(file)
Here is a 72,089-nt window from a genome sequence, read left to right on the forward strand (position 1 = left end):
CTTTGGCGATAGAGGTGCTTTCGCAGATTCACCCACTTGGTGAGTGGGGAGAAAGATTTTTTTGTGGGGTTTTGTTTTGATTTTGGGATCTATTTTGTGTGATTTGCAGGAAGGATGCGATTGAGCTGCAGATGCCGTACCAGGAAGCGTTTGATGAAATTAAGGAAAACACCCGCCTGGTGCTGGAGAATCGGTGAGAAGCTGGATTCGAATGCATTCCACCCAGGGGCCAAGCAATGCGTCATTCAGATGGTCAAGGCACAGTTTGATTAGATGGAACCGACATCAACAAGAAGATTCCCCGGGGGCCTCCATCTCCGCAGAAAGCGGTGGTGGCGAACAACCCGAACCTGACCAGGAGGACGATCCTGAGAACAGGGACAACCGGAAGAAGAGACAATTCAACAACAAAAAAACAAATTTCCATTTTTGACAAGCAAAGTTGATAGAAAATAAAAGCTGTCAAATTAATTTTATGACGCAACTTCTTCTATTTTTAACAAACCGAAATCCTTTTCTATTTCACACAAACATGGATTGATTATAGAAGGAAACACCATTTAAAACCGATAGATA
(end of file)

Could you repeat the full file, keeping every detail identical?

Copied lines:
Here is a 72,089-nt window from a genome sequence, read left to right on the forward strand (position 1 = left end):
CTTTGGCGATAGAGGTGCTTTCGCAGATTCACCCACTTGGTGAGTGGGGAGAAAGATTTTTTTGTGGGGTTTTGTTTTGATTTTGGGATCTATTTTGTGTGATTTGCAGGAAGGATGCGATTGAGCTGCAGATGCCGTACCAGGAAGCGTTTGATGAAATTAAGGAAAACACCCGCCTGGTGCTGGAGAATCGGTGAGAAGCTGGATTCGAATGCATTCCACCCAGGGGCCAAGCAATGCGTCATTCAGATGGTCAAGGCACAGTTTGATTAGATGGAACCGACATCAACAAGAAGATTCCCCGGGGGCCTCCATCTCCGCAGAAAGCGGTGGTGGCGAACAACCCGAACCTGACCAGGAGGACGATCCTGAGAACAGGGACAACCGGAAGAAGAGACAATTCAACAACAAAAAAACAAATTTCCATTTTTGACAAGCAAAGTTGATAGAAAATAAAAGCTGTCAAATTAATTTTATGACGCAACTTCTTCTATTTTTAACAAACCGAAATCCTTTTCTATTTCACACAAACATGGATTGATTATAGAAGGAAACACCATTTAAAACCGATAGATA